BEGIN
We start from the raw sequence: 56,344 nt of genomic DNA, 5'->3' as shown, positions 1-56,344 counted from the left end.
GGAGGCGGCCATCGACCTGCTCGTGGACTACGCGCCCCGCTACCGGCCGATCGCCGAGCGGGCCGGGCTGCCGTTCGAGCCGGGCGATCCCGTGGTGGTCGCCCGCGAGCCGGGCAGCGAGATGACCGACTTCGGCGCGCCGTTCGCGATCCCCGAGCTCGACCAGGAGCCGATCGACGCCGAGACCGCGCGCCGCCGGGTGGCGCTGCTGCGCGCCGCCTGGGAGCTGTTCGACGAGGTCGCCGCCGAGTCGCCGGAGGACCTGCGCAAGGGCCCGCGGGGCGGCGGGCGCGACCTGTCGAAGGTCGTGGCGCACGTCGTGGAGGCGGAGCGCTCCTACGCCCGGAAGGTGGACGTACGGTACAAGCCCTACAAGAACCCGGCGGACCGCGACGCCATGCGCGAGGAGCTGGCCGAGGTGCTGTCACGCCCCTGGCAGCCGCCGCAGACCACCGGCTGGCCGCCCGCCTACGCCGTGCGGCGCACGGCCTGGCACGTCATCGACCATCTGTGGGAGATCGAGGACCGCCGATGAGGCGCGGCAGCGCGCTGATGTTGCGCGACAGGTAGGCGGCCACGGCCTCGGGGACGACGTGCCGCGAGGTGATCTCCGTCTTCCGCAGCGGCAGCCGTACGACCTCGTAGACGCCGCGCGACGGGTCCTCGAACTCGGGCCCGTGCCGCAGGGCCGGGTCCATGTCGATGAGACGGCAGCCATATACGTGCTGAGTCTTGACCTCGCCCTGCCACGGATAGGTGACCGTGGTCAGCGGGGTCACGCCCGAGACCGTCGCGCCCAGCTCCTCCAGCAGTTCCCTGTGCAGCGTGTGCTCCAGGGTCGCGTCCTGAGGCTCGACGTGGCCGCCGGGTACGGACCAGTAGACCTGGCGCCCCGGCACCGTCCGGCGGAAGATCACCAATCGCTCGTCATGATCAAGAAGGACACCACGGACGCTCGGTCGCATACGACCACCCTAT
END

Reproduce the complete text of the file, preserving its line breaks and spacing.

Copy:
We start from the raw sequence: 56,344 nt of genomic DNA, 5'->3' as shown, positions 1-56,344 counted from the left end.
GGAGGCGGCCATCGACCTGCTCGTGGACTACGCGCCCCGCTACCGGCCGATCGCCGAGCGGGCCGGGCTGCCGTTCGAGCCGGGCGATCCCGTGGTGGTCGCCCGCGAGCCGGGCAGCGAGATGACCGACTTCGGCGCGCCGTTCGCGATCCCCGAGCTCGACCAGGAGCCGATCGACGCCGAGACCGCGCGCCGCCGGGTGGCGCTGCTGCGCGCCGCCTGGGAGCTGTTCGACGAGGTCGCCGCCGAGTCGCCGGAGGACCTGCGCAAGGGCCCGCGGGGCGGCGGGCGCGACCTGTCGAAGGTCGTGGCGCACGTCGTGGAGGCGGAGCGCTCCTACGCCCGGAAGGTGGACGTACGGTACAAGCCCTACAAGAACCCGGCGGACCGCGACGCCATGCGCGAGGAGCTGGCCGAGGTGCTGTCACGCCCCTGGCAGCCGCCGCAGACCACCGGCTGGCCGCCCGCCTACGCCGTGCGGCGCACGGCCTGGCACGTCATCGACCATCTGTGGGAGATCGAGGACCGCCGATGAGGCGCGGCAGCGCGCTGATGTTGCGCGACAGGTAGGCGGCCACGGCCTCGGGGACGACGTGCCGCGAGGTGATCTCCGTCTTCCGCAGCGGCAGCCGTACGACCTCGTAGACGCCGCGCGACGGGTCCTCGAACTCGGGCCCGTGCCGCAGGGCCGGGTCCATGTCGATGAGACGGCAGCCATATACGTGCTGAGTCTTGACCTCGCCCTGCCACGGATAGGTGACCGTGGTCAGCGGGGTCACGCCCGAGACCGTCGCGCCCAGCTCCTCCAGCAGTTCCCTGTGCAGCGTGTGCTCCAGGGTCGCGTCCTGAGGCTCGACGTGGCCGCCGGGTACGGACCAGTAGACCTGGCGCCCCGGCACCGTCCGGCGGAAGATCACCAATCGCTCGTCATGATCAAGAAGGACACCACGGACGCTCGGTCGCATACGACCACCCTAT